Pakistani Prime Minister Imran Khan has called for Muslim-majority countries to band together to lobby Western governments to criminalize the insulting of Islam’s prophet, as negotiations between his government and a far-right anti-blasphemy religious group continue.
In a televised address to the nation from the capital, Islamabad, on Monday, Khan said he would lead a campaign of Muslim-majority countries to “convince” Western countries on the issue of blasphemy against the Prophet Muhammad.
“We need to explain why this hurts us, when in the name of freedom of speech they insult the honour of the prophet,” Khan said.
“When 50 Muslim countries will unite and say this, and say that if something like this happens in any country, then we will launch a trade boycott on them and not buy their goods, that will have an effect.”
Khan likened the issue to that of the Holocaust, saying the Western nations had understood that questioning the Holocaust hurt the sentiments of the Jewish community, and that it needed to treat the issue of insulting Islam’s Prophet Muhammad in a similar manner.
Khan’s address came as his government continued to negotiate on Monday with the far-right Tehreek-e-Labbaik Pakistan (TLP) group, which held days of violent protests last week and abducted several police officers on Sunday as they continued their agitations on the issue of perceived “blasphemy” by the French President Emmanuel Macron.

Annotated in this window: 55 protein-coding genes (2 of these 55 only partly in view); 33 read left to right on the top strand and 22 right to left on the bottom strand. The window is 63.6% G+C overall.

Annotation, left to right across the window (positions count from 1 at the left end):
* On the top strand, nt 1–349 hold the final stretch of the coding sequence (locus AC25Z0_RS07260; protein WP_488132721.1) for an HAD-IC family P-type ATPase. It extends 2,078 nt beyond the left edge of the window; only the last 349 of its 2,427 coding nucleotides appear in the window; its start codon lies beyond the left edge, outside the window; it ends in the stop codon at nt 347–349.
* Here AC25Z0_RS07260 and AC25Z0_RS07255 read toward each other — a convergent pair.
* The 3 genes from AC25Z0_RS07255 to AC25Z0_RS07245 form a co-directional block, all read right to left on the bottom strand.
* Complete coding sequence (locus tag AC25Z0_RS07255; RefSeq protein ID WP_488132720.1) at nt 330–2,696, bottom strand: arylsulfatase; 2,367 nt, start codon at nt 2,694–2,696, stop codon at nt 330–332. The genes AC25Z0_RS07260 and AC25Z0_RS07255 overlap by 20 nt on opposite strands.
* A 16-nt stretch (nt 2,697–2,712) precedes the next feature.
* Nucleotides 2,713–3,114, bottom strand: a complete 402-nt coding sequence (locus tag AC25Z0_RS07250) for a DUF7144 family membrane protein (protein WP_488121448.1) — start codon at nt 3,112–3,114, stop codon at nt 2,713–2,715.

Since November, the TLP has demanded that Pakistan expel the French ambassador over comments by Macron where he defended a publication’s right to republish caricatures of the Prophet Muhammad, an act considered “blasphemous” by some Muslims.
Blasphemy is a sensitive subject in Pakistan, where certain forms of crime can carry a mandatory death sentence. Since 1990, at least 78 people have been murdered in mob violence and targeted attacks related to blasphemy accusations, according to an Al Jazeera tally. Here